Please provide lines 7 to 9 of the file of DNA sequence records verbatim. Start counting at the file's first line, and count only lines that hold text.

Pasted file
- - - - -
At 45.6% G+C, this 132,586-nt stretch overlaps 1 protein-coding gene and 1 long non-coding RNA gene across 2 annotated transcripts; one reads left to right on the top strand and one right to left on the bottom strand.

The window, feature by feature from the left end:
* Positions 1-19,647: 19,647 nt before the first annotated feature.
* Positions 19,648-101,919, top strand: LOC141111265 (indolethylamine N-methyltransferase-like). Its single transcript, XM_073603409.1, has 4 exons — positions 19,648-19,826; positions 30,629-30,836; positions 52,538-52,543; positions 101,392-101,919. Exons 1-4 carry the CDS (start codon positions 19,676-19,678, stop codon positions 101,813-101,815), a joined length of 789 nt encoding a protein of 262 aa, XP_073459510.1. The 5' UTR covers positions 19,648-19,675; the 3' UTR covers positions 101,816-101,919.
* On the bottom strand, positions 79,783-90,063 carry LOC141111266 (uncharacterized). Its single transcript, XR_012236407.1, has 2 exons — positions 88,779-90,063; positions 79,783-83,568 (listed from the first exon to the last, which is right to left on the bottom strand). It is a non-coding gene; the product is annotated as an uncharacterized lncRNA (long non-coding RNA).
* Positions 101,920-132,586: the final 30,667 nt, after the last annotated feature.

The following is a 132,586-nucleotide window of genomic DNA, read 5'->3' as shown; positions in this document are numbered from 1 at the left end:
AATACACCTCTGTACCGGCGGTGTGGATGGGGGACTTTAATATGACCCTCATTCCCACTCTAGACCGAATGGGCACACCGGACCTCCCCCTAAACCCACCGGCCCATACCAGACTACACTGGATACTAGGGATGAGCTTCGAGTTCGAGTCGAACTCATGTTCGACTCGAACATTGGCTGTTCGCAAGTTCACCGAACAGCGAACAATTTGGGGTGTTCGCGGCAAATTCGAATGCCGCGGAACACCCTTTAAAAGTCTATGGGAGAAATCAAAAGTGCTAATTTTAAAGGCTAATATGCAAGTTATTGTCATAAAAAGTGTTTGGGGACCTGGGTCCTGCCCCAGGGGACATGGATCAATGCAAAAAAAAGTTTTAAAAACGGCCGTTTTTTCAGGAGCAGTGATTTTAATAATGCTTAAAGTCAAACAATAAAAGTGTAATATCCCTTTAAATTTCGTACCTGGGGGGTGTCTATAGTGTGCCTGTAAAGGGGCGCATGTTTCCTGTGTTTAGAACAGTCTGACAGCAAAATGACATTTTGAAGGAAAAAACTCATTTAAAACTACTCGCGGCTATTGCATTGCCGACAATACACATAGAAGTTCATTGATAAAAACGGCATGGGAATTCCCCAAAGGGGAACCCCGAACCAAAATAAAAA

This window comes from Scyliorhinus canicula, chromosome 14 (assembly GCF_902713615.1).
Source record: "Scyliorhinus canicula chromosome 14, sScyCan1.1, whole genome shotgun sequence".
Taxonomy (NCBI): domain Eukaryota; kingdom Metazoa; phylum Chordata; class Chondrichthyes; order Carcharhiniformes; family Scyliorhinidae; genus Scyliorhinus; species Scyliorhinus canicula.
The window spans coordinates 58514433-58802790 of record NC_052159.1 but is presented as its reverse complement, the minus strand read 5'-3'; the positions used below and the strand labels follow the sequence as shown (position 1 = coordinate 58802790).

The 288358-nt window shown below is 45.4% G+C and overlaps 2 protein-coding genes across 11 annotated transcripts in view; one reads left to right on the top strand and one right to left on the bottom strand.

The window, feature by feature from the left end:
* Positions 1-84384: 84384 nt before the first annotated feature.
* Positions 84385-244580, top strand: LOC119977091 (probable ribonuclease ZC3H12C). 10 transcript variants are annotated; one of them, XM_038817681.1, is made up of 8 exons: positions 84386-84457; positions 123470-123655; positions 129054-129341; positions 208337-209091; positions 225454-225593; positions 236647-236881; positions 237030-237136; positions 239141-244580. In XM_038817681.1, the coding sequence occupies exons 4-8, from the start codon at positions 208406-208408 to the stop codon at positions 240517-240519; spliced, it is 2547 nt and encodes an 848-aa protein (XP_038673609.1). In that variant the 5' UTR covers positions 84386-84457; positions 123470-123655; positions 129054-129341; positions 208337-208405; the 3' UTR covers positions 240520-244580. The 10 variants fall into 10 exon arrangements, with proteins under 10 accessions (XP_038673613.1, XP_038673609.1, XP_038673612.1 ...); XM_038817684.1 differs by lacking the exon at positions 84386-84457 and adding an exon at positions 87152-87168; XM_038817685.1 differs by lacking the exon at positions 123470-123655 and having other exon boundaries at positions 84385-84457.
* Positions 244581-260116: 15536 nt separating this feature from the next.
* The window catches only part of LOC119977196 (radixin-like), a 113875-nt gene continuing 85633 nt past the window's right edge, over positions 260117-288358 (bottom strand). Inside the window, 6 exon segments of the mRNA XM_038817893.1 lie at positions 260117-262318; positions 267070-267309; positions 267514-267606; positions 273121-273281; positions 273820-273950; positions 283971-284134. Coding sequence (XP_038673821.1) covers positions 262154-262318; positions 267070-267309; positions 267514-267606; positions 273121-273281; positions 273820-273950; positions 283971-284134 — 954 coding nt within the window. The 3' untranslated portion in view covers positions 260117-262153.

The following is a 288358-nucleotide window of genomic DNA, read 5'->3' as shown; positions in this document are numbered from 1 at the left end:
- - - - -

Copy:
The following is a 132,586-nucleotide window of genomic DNA, read 5'->3' as shown; positions in this document are numbered from 1 at the left end:
AATACACCTCTGTACCGGCGGTGTGGATGGGGGACTTTAATATGACCCTCATTCCCACTCTAGACCGAATGGGCACACCGGACCTCCCCCTAAACCCACCGGCCCATACCAGACTACACTGGATACTAGGGATGAGCTTCGAGTTCGAGTCGAACTCATGTTCGACTCGAACATTGGCTGTTCGCAAGTTCACCGAACAGCGAACAATTTGGGGTGTTCGCGGCAAATTCGAATGCCGCGGAACACCCTTTAAAAGTCTATGGGAGAAATCAAAAGTGCTAATTTTAAAGGCTAATATGCAAGTTATTGTCATAAAAAGTGTTTGGGGACCTGGGTCCTGCCCCAGGGGACATGGATCAATGCAAAAAAAAGTTTTAAAAACGGCCGTTTTTTCAGGAGCAGTGATTTTAATAATGCTTAAAGTCAAACAATAAAAGTGTAATATCCCTTTAAATTTCGTACCTGGGGGGTGTCTATAGTGTGCCTGTAAAGGGGCGCATGTTTCCTGTGTTTAGAACAGTCTGACAGCAAAATGACATTTTGAAGGAAAAAACTCATTTAAAACTACTCGCGGCTATTGCATTGCCGACAATACACATAGAAGTTCATTGATAAAAACGGCATGGGAATTCCCCAAAGGGGAACCCCGAACCAAAATAAAAA

This window comes from Scyliorhinus canicula, chromosome 14 (assembly GCF_902713615.1).